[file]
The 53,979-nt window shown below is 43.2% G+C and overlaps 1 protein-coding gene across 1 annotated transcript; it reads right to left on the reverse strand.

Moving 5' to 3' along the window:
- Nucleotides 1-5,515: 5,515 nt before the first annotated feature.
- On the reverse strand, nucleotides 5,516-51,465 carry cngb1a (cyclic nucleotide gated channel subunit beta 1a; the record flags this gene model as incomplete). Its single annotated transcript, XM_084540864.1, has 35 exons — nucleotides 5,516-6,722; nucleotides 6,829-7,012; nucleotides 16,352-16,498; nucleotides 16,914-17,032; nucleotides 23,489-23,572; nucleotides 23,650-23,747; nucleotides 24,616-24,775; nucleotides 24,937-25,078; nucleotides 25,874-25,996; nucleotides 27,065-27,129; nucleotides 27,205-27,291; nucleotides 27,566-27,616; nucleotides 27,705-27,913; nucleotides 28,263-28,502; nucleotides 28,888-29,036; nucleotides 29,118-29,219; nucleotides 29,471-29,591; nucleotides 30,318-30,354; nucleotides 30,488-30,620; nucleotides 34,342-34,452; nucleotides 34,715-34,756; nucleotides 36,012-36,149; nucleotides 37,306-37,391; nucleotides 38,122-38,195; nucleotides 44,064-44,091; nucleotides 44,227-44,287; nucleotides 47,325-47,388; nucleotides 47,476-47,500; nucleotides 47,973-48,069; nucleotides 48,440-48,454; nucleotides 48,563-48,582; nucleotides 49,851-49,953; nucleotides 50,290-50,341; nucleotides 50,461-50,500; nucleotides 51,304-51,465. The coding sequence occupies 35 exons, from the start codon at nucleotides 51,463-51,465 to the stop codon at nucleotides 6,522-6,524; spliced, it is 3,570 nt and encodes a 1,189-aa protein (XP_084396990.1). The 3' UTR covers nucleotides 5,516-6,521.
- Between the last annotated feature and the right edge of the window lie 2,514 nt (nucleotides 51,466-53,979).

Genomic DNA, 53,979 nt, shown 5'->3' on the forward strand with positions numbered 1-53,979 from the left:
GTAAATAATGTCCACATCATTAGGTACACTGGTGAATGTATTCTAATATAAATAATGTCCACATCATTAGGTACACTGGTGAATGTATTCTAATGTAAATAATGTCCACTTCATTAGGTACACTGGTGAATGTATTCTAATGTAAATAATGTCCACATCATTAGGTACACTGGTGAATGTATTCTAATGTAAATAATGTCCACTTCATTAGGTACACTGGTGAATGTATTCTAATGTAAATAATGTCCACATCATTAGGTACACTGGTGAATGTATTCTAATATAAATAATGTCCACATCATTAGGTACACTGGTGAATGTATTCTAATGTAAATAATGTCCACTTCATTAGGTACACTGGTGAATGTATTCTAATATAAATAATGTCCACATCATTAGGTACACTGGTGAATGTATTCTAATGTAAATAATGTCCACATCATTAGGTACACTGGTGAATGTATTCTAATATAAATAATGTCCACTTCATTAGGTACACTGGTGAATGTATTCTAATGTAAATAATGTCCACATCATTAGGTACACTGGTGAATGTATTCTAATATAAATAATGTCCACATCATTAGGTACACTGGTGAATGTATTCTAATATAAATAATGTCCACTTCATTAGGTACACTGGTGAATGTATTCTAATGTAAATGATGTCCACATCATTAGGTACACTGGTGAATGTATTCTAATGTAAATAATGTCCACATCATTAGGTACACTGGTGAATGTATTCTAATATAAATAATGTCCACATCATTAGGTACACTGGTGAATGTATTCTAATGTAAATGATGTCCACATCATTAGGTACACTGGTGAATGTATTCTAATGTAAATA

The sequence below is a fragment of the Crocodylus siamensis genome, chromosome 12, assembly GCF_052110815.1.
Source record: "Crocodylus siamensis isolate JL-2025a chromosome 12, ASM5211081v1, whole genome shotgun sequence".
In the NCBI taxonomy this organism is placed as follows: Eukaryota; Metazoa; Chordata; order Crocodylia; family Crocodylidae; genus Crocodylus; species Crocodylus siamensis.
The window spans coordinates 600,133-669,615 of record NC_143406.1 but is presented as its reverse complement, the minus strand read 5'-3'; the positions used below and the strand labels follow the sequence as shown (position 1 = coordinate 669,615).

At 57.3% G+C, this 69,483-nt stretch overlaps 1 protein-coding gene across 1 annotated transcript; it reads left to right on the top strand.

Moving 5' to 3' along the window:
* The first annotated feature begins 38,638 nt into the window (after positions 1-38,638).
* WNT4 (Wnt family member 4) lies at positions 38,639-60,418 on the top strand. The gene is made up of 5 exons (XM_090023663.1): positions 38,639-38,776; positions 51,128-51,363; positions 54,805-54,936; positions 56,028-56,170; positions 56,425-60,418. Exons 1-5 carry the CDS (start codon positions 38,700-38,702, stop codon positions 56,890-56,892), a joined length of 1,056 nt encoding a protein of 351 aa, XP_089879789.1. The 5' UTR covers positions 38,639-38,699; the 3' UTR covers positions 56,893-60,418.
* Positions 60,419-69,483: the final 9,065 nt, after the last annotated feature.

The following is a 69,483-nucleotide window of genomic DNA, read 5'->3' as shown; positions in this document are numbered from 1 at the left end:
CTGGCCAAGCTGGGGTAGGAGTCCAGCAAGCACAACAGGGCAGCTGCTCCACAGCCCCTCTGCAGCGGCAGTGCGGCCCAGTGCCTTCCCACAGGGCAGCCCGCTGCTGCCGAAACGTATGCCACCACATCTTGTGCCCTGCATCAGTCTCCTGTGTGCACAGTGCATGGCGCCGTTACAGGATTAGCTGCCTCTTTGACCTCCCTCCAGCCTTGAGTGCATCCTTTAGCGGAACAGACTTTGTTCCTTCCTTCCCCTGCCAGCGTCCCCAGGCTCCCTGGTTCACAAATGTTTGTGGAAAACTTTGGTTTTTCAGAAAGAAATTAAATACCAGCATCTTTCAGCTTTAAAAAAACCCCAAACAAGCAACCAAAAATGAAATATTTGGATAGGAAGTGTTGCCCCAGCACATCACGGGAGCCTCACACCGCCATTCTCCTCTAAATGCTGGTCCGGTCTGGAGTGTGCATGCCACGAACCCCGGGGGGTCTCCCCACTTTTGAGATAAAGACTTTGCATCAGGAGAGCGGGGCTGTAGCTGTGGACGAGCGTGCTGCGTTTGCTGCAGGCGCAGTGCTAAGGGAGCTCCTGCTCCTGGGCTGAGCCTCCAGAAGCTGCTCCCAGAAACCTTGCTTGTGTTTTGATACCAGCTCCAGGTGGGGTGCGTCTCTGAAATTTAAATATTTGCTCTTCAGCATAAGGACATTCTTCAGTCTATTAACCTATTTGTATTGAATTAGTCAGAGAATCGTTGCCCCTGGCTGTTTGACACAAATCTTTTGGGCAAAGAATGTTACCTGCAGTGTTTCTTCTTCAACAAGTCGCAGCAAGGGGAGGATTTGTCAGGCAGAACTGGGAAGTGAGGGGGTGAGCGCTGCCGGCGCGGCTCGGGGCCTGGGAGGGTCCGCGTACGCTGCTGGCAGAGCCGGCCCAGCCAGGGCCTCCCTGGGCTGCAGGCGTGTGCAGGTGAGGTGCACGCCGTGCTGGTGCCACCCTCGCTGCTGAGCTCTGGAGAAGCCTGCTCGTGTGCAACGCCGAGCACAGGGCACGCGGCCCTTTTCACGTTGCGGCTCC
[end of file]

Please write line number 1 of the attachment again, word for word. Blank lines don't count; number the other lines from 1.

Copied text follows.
The 53,979-nt window shown below is 43.2% G+C and overlaps 1 protein-coding gene across 1 annotated transcript; it reads right to left on the reverse strand.